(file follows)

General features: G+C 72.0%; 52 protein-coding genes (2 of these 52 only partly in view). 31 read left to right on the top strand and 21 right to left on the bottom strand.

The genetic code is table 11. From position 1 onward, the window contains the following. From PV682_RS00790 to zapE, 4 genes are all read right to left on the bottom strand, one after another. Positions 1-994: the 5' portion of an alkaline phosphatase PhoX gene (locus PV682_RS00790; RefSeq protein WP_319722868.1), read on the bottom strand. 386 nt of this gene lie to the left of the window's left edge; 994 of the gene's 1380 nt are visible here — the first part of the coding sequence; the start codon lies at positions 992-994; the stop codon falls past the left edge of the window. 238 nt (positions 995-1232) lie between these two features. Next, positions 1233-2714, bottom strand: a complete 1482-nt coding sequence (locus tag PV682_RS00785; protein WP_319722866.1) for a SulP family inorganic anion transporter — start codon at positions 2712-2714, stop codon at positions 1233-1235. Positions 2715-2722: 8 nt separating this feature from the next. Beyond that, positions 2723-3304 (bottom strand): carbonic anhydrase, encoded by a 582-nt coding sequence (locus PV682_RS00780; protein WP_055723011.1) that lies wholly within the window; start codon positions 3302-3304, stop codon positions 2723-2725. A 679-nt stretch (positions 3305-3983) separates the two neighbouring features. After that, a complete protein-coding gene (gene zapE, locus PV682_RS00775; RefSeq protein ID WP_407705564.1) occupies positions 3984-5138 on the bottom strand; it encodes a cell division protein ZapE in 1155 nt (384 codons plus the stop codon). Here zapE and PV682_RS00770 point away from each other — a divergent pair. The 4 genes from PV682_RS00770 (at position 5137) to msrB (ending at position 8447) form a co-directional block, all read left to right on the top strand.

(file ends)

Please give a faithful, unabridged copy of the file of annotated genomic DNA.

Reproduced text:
General features: G+C 72.0%; 52 protein-coding genes (2 of these 52 only partly in view). 31 read left to right on the top strand and 21 right to left on the bottom strand.

The genetic code is table 11. From position 1 onward, the window contains the following. From PV682_RS00790 to zapE, 4 genes are all read right to left on the bottom strand, one after another. Positions 1-994: the 5' portion of an alkaline phosphatase PhoX gene (locus PV682_RS00790; RefSeq protein WP_319722868.1), read on the bottom strand. 386 nt of this gene lie to the left of the window's left edge; 994 of the gene's 1380 nt are visible here — the first part of the coding sequence; the start codon lies at positions 992-994; the stop codon falls past the left edge of the window. 238 nt (positions 995-1232) lie between these two features. Next, positions 1233-2714, bottom strand: a complete 1482-nt coding sequence (locus tag PV682_RS00785; protein WP_319722866.1) for a SulP family inorganic anion transporter — start codon at positions 2712-2714, stop codon at positions 1233-1235. Positions 2715-2722: 8 nt separating this feature from the next. Beyond that, positions 2723-3304 (bottom strand): carbonic anhydrase, encoded by a 582-nt coding sequence (locus PV682_RS00780; protein WP_055723011.1) that lies wholly within the window; start codon positions 3302-3304, stop codon positions 2723-2725. A 679-nt stretch (positions 3305-3983) separates the two neighbouring features. After that, a complete protein-coding gene (gene zapE, locus PV682_RS00775; RefSeq protein ID WP_407705564.1) occupies positions 3984-5138 on the bottom strand; it encodes a cell division protein ZapE in 1155 nt (384 codons plus the stop codon). Here zapE and PV682_RS00770 point away from each other — a divergent pair. The 4 genes from PV682_RS00770 (at position 5137) to msrB (ending at position 8447) form a co-directional block, all read left to right on the top strand.